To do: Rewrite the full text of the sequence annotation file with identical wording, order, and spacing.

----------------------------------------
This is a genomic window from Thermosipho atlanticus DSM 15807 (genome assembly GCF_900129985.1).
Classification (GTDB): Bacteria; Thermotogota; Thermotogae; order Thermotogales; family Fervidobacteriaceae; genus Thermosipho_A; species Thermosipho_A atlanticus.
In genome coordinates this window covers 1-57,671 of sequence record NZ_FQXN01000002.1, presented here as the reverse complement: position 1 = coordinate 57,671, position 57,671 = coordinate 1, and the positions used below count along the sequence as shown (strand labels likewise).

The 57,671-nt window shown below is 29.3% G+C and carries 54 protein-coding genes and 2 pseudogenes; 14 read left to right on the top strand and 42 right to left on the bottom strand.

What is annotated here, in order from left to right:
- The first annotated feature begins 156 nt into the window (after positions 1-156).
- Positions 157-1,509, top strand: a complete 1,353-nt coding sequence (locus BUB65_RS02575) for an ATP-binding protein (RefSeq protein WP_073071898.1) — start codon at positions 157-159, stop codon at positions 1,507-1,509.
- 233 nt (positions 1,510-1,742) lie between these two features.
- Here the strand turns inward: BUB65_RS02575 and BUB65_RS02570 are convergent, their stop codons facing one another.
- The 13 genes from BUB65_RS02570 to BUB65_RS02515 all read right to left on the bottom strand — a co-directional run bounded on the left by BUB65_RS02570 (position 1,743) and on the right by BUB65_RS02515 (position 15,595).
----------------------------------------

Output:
This is a genomic window from Thermosipho atlanticus DSM 15807 (genome assembly GCF_900129985.1).
Classification (GTDB): Bacteria; Thermotogota; Thermotogae; order Thermotogales; family Fervidobacteriaceae; genus Thermosipho_A; species Thermosipho_A atlanticus.
In genome coordinates this window covers 1-57,671 of sequence record NZ_FQXN01000002.1, presented here as the reverse complement: position 1 = coordinate 57,671, position 57,671 = coordinate 1, and the positions used below count along the sequence as shown (strand labels likewise).

The 57,671-nt window shown below is 29.3% G+C and carries 54 protein-coding genes and 2 pseudogenes; 14 read left to right on the top strand and 42 right to left on the bottom strand.

What is annotated here, in order from left to right:
- The first annotated feature begins 156 nt into the window (after positions 1-156).
- Positions 157-1,509, top strand: a complete 1,353-nt coding sequence (locus BUB65_RS02575) for an ATP-binding protein (RefSeq protein WP_073071898.1) — start codon at positions 157-159, stop codon at positions 1,507-1,509.
- 233 nt (positions 1,510-1,742) lie between these two features.
- Here the strand turns inward: BUB65_RS02575 and BUB65_RS02570 are convergent, their stop codons facing one another.
- The 13 genes from BUB65_RS02570 to BUB65_RS02515 all read right to left on the bottom strand — a co-directional run bounded on the left by BUB65_RS02570 (position 1,743) and on the right by BUB65_RS02515 (position 15,595).